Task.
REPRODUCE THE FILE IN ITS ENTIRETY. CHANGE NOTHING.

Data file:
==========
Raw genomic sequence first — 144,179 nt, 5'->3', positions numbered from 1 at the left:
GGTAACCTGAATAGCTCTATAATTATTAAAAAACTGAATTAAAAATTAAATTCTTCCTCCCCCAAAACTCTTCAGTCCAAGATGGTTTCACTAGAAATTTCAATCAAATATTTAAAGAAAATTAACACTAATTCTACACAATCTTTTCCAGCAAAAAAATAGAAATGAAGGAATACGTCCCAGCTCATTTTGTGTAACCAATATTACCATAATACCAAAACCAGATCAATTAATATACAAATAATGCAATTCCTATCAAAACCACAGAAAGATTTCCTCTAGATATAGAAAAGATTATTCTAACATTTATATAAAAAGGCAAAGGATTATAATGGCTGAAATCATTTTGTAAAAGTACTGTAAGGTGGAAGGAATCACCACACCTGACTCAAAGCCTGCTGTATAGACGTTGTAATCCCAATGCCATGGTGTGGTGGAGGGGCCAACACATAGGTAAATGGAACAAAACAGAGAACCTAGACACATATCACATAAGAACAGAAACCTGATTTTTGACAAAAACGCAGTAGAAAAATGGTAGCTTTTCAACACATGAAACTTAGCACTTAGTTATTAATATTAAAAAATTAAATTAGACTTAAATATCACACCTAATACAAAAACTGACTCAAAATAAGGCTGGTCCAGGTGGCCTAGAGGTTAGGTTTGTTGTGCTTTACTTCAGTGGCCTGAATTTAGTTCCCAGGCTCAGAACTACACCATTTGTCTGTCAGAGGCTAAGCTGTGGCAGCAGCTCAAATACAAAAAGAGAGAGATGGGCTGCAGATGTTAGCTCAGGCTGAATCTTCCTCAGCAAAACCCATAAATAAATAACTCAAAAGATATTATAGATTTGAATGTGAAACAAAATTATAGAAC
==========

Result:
Raw genomic sequence first — 144,179 nt, 5'->3', positions numbered from 1 at the left:
GGTAACCTGAATAGCTCTATAATTATTAAAAAACTGAATTAAAAATTAAATTCTTCCTCCCCCAAAACTCTTCAGTCCAAGATGGTTTCACTAGAAATTTCAATCAAATATTTAAAGAAAATTAACACTAATTCTACACAATCTTTTCCAGCAAAAAAATAGAAATGAAGGAATACGTCCCAGCTCATTTTGTGTAACCAATATTACCATAATACCAAAACCAGATCAATTAATATACAAATAATGCAATTCCTATCAAAACCACAGAAAGATTTCCTCTAGATATAGAAAAGATTATTCTAACATTTATATAAAAAGGCAAAGGATTATAATGGCTGAAATCATTTTGTAAAAGTACTGTAAGGTGGAAGGAATCACCACACCTGACTCAAAGCCTGCTGTATAGACGTTGTAATCCCAATGCCATGGTGTGGTGGAGGGGCCAACACATAGGTAAATGGAACAAAACAGAGAACCTAGACACATATCACATAAGAACAGAAACCTGATTTTTGACAAAAACGCAGTAGAAAAATGGTAGCTTTTCAACACATGAAACTTAGCACTTAGTTATTAATATTAAAAAATTAAATTAGACTTAAATATCACACCTAATACAAAAACTGACTCAAAATAAGGCTGGTCCAGGTGGCCTAGAGGTTAGGTTTGTTGTGCTTTACTTCAGTGGCCTGAATTTAGTTCCCAGGCTCAGAACTACACCATTTGTCTGTCAGAGGCTAAGCTGTGGCAGCAGCTCAAATACAAAAAGAGAGAGATGGGCTGCAGATGTTAGCTCAGGCTGAATCTTCCTCAGCAAAACCCATAAATAAATAACTCAAAAGATATTATAGATTTGAATGTGAAACAAAATTATAGAAC